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Aboriginal and Torres Strait Islander people should be aware that this website contains names, images, and voices of deceased persons.

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Maurice Norman (Maurie) Brearley (1920–2013)

by Neville de Mestre

Maurie [Maurice Norman] Brearley died in Geelong on 29 May from kidney failure after a long and eventful life. Maurie was born on 21 January, 1920 in Perth, Western Australia. He attended the Hale School and then the University of Western Australia where he obtained his engineering degree in 1941. In 1942 he started at the de Havilland Aircraft Co. in Sydney as a research engineer. This was a ‘reserved occupation’, meaning that he was not permitted to enlist in the armed forces because his ability was needed in industry. But Maurie had a driving desire to see combat and fly an aeroplane, so in 1943 he secretly enlisted in the RAAF under a false name.

His father, Sir Norman Brearley, had been a pilot in France in World War 1, and in 1921 initiated the first regular airline in Australia flying as Western Australian Airways, one year before QANTAS began its regular service. The company was sold to Australian National Airways in 1936, and when World War 2 broke out his father was given a senior commission in the RAAF. When Maurie was to receive his wings after flying solo in 1944, it was his father who pinned the wings on Maurie’s uniform. Maurie later wrote that this moment was one of the great highlights of his life. Maurie flew his Kittyhawk, ‘Omar Khayyam’, with Number 77 squadron in the South-West Pacific islands until the end of the war.

After the war, Maurie worked for eighteen months as a vibration engineer for de Havilland’s in England. Then, in the middle of 1947, he suddenly decided to become a mathematician. He returned immediately to Australia and gained a Teaching Fellow position in the Mathematics Department at Sydney University. By 1951 he had obtained a first class honours and the University Medal in maths. Then followed a BA in Cambridge University completing the Mathematical Tripos as a wrangler in 1955. From 1955 to 1965 he was a lecturer and senior lecturer in applied mathematics at Adelaide University, completing his PhD in 1958. In 1966 he was appointed Professor of Mathematics at Point Cook RAAF Academy (University of Melbourne). He retired at the end of 1985 and was made an Emeritus Professor in 1986. In 1990 he was appointed an adjunct professor at Bond University, working with me on a number of research problems until 2011.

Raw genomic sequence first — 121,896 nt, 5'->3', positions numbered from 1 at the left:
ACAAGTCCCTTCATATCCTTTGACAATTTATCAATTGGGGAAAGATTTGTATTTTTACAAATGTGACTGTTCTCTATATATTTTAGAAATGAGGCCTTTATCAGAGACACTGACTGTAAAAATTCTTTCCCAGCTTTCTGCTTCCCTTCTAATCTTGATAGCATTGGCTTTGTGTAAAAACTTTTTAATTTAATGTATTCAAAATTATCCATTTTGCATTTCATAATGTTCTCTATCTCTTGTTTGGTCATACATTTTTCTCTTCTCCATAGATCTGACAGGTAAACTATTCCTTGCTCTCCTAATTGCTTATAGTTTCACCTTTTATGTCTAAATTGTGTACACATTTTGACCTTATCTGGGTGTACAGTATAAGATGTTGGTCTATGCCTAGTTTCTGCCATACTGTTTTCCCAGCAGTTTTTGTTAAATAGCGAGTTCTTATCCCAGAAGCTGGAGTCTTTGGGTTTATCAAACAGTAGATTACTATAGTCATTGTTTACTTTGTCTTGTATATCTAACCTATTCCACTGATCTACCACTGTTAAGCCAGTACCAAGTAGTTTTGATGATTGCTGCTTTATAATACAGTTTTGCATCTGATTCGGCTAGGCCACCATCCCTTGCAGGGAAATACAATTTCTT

Maurie’s research interests in applied mathematics included wave motion, vibrations, aeroplane and parachute flight in winds, the design of mechanical aids for disabled people, and a hearing aid to reduce background noise. In the area of sports dynamics, Maurie published papers on the long jump, the high jump, lawn bowls, cricket, golf and rowing. Seven of these papers were published after his retirement. His engineering background produced working models of wave motion, football passes, a bat on a ball in cricket, the rocking rigid pendulum, a lawn-bowl release mechanism, a stair-climbing wheelchair, an oscillating wave mattress for the iron lung, and a patient-propelled variable-inclination prone stander. From this the reader will realise that Maurie was not merely a mathematician, but an inventor as well.

Maurie was a foundation member of the Society. He attended and gave talks at a number of ANZIAM and AustMS annual conferences, and was a regular attendee and speaker at eight of the eleven Mathsport’s Conferences that have been held biennially since 1992. He was a stimulating lecturer with a dry sense of humour. He often used hands-on props in his lectures to students to illustrate mathematical and physical concepts.

Yet Maurie’s interests ranged far and wide beyond science and engineering. He loved the work of the romantic poets, especially Keats and Browning. Further still, one of his main hobbies was music composition and piano playing.

He wrote beautiful letters with his expert command of the English language. He also wrote many stories and essays about his experiences and dealings with others as a child, a student, an engineer, a pilot, a mathematician, and an inventor. In particular, some of his humorous war-time experiences have been published in the RAAF Fighter Squadron’s Newsletters. One is re-told on page 133 of Graeme Cohen’s ‘Counting Australia In’.

Maurie married Patricia (nee Gluyas) in 1948. He is survived by their three children Ann, Ray and Laura, plus five grandchildren and four great-grandchildren. The marriage was dissolved in 1977. In that year he married Trish (Patricia Gilshenan), who has been his ‘rock’ ever since.

He was a wonderful friend and an exceptional human being. It was a privilege to work together with him in the last twenty years of his life.

An erudite fellow called Maurie,
Would attack a mathematical quarry,
With the use of his brains,
He could also fly ’planes,
But to see him no more makes us sorry.

Original publication

Citation details

Neville de Mestre, 'Brearley, Maurice Norman (Maurie) (1920–2013)', Obituaries Australia, National Centre of Biography, Australian National University,, accessed 27 May 2024.

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